That figure, while falling just short of the 104 days that Phineas and Ferb made famous, is still considerably more than most other professionals would consider necessary to recover from a busy spring season. This year, my own summer break will start tomorrow (which explains why I am writing about holidays today) and will last until my first fall contract on September 12th. That gives me a total of 65 days to do … what?

I know it’s from the wrong book, but still, it fits here, don’t you think?

Well, first I’ll spend some time recovering from a grueling spring season that saw me travel 83,599 km and spend 62 nights away from home (I know this for a fact, because I have this little app on LinkedIn that actually keeps track of my travel times and distances – depressing, really). I also plan to refamiliarize myself with where everything is kept in my kitchen and bathroom at home, not to mention reintroduce myself to my kids.

A big highlight of my summer will be the trip I’ll be taking back to the homeland to see my family and celebrate both my mom’s birthday (the big 65) and my Oma’s birthday (the big 100). That trip, which starts this weekend (yay!), will take up what’s left of July.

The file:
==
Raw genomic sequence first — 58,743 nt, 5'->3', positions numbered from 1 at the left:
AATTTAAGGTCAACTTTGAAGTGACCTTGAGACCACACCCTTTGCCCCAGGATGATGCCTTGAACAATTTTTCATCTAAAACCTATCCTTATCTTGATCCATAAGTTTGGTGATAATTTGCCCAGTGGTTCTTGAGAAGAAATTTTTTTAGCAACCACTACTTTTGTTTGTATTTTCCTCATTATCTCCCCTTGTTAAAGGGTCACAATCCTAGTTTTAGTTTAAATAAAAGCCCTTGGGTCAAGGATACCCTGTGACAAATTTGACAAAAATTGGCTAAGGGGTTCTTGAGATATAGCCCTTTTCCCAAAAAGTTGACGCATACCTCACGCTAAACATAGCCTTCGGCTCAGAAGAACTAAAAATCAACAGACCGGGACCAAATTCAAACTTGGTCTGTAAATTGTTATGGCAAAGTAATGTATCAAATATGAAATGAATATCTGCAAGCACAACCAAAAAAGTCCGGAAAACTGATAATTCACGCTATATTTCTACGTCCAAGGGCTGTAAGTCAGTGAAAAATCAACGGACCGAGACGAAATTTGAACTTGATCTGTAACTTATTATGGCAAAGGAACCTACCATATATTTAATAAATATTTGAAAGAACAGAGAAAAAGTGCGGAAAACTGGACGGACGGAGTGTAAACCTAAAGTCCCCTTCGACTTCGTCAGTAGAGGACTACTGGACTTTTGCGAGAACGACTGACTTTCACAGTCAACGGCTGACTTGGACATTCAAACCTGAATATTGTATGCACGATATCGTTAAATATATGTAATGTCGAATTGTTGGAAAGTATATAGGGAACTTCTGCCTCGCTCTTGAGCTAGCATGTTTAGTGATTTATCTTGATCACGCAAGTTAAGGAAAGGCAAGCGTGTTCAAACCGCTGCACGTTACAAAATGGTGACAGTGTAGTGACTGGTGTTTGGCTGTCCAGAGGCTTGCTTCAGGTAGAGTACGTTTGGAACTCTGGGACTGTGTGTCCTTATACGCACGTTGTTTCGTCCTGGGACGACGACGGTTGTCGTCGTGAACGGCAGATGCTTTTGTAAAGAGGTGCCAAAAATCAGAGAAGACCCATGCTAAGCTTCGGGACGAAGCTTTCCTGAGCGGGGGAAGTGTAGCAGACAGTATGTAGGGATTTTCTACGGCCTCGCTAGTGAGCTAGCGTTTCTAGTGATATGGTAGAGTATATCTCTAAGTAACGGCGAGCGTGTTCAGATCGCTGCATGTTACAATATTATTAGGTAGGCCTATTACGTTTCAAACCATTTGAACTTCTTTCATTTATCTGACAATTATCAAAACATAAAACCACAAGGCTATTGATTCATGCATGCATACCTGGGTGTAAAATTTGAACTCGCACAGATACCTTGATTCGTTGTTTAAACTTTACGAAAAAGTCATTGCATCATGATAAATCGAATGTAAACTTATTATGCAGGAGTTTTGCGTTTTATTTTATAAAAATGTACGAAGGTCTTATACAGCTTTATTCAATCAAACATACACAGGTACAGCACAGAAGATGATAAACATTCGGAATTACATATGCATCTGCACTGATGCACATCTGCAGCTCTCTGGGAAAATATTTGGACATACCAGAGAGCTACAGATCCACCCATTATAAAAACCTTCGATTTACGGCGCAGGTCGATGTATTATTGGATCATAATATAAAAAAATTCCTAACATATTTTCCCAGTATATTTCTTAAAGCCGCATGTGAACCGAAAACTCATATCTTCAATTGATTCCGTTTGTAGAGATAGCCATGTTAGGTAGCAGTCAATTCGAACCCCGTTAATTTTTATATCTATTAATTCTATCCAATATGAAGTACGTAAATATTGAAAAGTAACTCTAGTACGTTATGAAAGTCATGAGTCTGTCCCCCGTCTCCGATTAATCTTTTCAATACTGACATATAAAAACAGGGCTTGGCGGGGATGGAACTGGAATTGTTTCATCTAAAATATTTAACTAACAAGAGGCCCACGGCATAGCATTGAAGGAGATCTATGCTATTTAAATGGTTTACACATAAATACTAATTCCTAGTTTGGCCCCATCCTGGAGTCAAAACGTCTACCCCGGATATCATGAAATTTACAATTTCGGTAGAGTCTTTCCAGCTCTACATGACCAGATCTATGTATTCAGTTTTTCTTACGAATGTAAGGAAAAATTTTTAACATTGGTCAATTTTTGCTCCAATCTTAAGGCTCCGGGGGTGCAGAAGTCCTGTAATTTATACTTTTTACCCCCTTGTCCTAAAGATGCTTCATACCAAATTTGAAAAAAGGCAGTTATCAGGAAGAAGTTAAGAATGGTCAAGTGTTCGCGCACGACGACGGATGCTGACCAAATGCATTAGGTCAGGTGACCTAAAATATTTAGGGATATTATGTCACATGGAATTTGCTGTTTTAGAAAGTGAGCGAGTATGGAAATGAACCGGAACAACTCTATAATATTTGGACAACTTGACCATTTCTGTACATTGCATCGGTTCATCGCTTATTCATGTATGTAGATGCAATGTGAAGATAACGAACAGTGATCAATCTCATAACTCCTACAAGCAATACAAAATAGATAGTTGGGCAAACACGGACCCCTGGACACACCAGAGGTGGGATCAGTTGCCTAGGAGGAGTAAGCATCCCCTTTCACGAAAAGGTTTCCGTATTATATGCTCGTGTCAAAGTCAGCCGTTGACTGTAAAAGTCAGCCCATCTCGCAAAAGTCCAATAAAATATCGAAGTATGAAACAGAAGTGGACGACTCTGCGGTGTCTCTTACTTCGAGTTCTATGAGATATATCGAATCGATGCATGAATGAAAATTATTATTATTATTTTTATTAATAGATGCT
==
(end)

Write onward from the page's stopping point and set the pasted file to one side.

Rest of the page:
Then what? Well, it would be great, having fully recharged the ol’ batteries and caught up with my family, to be able to get back down to work upon my return home on August 1st.

Of course, we all know that’s impossible. I can hear my readers laughing uproariously already. Everybody knows the entire European continent shuts down for the month of August while its population heads for the beach or the mountains, and there’s nothing that you or I or anyone else can do to change that. This is where the bright, happy summer break starts turning into a very long, dark summertime indeed.

Wowbagger, eat your heart out…

A conference interpreters’s working life – being concentrated, for obvious reasons, into the periods when people hold conferences – is highly seasonal. In Europe at least, the busy seasons for interpreting are surprisingly short, with one peak from March to May and another from October to November. The Germans have a good word to describe the lengthy bit in between: they call the dip in activity seen in many industries in August the Sommerloch. For interpreters, I’d say it’s not so much a “hole” as a gaping chasm.

The Long and the Short of It